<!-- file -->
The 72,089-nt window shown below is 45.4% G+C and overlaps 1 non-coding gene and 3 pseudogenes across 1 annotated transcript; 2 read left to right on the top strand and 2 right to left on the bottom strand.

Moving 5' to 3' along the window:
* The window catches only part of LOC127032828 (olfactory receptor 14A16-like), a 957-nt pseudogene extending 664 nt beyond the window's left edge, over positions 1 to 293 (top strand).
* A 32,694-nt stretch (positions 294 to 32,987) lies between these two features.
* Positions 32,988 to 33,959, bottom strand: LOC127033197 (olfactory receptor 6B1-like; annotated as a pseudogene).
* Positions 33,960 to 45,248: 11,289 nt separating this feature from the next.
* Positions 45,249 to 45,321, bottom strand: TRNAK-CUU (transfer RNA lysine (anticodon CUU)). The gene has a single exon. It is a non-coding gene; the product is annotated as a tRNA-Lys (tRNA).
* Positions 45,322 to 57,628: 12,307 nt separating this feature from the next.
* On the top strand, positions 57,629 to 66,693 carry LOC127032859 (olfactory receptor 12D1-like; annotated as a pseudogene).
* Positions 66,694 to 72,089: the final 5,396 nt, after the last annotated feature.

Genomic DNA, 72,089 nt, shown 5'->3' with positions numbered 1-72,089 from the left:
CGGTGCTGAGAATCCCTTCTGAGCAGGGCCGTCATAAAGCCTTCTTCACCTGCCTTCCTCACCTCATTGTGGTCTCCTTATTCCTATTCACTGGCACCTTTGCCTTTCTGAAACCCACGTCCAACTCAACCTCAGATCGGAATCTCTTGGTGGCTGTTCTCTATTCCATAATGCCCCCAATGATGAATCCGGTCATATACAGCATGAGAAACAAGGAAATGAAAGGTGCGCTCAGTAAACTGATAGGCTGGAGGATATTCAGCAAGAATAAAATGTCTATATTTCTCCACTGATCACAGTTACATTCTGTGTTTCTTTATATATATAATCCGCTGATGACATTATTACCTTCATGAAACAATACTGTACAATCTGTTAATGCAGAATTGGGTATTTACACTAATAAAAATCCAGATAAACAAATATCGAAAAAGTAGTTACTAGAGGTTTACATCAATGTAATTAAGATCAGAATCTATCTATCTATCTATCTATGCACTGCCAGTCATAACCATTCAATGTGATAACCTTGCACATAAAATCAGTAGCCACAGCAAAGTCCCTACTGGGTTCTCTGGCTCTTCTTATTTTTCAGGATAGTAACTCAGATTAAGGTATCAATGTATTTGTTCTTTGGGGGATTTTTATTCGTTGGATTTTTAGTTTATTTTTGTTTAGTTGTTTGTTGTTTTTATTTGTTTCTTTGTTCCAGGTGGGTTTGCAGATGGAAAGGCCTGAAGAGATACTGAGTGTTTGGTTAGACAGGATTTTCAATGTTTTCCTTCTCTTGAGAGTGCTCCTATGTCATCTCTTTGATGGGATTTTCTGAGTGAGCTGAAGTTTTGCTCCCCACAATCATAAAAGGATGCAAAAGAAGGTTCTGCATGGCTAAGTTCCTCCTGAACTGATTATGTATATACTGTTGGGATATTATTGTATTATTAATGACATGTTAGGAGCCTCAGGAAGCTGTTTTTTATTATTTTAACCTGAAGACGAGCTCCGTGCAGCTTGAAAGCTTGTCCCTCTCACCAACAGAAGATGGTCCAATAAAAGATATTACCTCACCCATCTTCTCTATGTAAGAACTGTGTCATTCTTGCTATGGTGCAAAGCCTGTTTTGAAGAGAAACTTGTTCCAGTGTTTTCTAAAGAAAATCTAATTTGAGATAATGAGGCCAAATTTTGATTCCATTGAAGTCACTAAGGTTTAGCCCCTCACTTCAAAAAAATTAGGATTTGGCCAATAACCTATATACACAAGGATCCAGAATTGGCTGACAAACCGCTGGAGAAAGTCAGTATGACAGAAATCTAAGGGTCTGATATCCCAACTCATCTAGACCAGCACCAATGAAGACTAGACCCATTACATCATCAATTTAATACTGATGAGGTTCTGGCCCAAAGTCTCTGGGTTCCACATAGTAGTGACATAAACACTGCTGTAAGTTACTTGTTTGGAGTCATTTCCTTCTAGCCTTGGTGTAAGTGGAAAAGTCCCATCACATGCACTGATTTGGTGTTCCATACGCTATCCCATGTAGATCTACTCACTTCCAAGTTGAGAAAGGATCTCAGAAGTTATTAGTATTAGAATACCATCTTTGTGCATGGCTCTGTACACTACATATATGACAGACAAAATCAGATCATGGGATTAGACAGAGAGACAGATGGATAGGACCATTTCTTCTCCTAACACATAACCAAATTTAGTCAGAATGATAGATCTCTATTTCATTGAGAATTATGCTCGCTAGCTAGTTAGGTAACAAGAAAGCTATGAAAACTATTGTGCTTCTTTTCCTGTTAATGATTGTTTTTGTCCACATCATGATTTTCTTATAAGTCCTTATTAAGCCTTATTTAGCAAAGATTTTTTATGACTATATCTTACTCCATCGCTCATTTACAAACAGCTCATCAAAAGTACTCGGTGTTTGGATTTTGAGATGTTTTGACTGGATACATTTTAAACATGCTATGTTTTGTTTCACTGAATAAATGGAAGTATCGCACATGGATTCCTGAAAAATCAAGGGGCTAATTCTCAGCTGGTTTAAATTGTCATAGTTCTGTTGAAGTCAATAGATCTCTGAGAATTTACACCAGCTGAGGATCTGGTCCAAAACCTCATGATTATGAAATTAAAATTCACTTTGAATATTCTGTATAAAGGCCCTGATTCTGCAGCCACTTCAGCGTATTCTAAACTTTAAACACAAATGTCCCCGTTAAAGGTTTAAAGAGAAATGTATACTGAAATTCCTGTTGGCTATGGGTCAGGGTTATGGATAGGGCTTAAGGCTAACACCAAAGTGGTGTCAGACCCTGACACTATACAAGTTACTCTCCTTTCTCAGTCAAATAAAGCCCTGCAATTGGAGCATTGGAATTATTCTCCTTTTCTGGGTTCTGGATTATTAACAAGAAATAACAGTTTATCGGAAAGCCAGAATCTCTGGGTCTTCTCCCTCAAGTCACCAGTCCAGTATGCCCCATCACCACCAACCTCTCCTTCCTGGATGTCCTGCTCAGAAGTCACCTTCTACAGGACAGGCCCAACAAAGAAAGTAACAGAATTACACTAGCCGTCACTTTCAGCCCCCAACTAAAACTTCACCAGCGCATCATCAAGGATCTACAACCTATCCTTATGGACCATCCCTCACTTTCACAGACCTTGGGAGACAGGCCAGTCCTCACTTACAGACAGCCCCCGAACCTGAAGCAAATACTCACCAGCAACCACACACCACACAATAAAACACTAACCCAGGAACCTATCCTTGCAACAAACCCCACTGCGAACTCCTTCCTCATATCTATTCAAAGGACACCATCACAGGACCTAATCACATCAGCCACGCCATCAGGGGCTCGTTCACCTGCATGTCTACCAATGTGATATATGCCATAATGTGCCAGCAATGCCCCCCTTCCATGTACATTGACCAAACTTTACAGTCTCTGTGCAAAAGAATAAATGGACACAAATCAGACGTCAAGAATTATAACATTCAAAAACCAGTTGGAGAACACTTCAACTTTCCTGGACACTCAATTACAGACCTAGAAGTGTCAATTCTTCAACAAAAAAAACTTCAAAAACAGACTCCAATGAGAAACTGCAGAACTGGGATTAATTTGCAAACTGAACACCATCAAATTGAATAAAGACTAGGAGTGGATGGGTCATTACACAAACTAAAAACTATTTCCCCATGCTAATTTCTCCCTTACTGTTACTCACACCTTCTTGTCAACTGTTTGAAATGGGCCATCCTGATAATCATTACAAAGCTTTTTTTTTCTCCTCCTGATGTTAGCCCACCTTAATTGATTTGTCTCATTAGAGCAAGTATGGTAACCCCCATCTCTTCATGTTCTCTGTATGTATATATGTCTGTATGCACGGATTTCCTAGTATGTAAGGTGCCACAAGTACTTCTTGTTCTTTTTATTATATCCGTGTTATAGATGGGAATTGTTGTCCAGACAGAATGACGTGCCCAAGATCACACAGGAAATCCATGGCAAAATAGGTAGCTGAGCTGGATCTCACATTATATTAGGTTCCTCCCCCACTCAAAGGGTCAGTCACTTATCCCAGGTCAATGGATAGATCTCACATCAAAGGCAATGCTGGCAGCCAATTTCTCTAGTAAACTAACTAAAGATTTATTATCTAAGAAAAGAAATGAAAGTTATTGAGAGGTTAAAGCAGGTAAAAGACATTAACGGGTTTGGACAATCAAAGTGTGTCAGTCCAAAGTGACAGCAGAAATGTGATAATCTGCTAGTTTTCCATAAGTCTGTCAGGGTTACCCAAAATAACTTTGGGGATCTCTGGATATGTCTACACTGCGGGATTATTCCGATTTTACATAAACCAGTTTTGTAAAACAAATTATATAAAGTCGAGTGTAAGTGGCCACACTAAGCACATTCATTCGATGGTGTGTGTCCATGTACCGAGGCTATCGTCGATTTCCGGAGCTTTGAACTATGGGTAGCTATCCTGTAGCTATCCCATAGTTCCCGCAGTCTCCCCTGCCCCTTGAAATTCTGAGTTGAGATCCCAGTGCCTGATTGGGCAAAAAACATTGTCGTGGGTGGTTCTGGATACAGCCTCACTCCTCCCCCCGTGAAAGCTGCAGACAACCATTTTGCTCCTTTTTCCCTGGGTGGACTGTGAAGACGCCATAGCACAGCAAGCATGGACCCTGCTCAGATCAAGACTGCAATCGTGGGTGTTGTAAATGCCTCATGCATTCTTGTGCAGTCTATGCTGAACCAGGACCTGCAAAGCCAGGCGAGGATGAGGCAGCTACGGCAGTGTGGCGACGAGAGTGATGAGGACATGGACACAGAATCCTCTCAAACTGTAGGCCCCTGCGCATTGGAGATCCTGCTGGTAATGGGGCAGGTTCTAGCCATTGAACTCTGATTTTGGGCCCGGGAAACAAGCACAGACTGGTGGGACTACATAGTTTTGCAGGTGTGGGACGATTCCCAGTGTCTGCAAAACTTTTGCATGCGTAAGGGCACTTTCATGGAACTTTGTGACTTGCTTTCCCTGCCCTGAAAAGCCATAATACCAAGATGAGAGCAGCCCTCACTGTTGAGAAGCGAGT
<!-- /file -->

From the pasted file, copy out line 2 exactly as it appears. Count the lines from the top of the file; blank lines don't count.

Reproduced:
Moving 5' to 3' along the window: